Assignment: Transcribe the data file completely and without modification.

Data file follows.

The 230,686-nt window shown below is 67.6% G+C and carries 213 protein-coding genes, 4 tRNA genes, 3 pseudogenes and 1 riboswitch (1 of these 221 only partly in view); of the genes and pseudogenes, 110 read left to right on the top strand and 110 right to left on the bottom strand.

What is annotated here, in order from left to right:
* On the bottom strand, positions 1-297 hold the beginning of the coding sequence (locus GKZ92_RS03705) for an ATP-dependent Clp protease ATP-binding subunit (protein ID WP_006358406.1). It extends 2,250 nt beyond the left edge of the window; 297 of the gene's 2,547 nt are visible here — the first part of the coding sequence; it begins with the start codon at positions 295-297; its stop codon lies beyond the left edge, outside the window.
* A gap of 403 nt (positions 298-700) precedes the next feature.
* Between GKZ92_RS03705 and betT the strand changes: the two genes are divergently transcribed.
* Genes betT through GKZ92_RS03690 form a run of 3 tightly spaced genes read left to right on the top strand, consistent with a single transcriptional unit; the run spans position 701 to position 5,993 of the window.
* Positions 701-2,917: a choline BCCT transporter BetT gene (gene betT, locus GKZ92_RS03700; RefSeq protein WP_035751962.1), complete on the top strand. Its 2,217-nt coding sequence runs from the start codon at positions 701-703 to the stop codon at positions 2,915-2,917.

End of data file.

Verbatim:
The 230,686-nt window shown below is 67.6% G+C and carries 213 protein-coding genes, 4 tRNA genes, 3 pseudogenes and 1 riboswitch (1 of these 221 only partly in view); of the genes and pseudogenes, 110 read left to right on the top strand and 110 right to left on the bottom strand.

What is annotated here, in order from left to right:
* On the bottom strand, positions 1-297 hold the beginning of the coding sequence (locus GKZ92_RS03705) for an ATP-dependent Clp protease ATP-binding subunit (protein ID WP_006358406.1). It extends 2,250 nt beyond the left edge of the window; 297 of the gene's 2,547 nt are visible here — the first part of the coding sequence; it begins with the start codon at positions 295-297; its stop codon lies beyond the left edge, outside the window.
* A gap of 403 nt (positions 298-700) precedes the next feature.
* Between GKZ92_RS03705 and betT the strand changes: the two genes are divergently transcribed.
* Genes betT through GKZ92_RS03690 form a run of 3 tightly spaced genes read left to right on the top strand, consistent with a single transcriptional unit; the run spans position 701 to position 5,993 of the window.
* Positions 701-2,917: a choline BCCT transporter BetT gene (gene betT, locus GKZ92_RS03700; RefSeq protein WP_035751962.1), complete on the top strand. Its 2,217-nt coding sequence runs from the start codon at positions 701-703 to the stop codon at positions 2,915-2,917.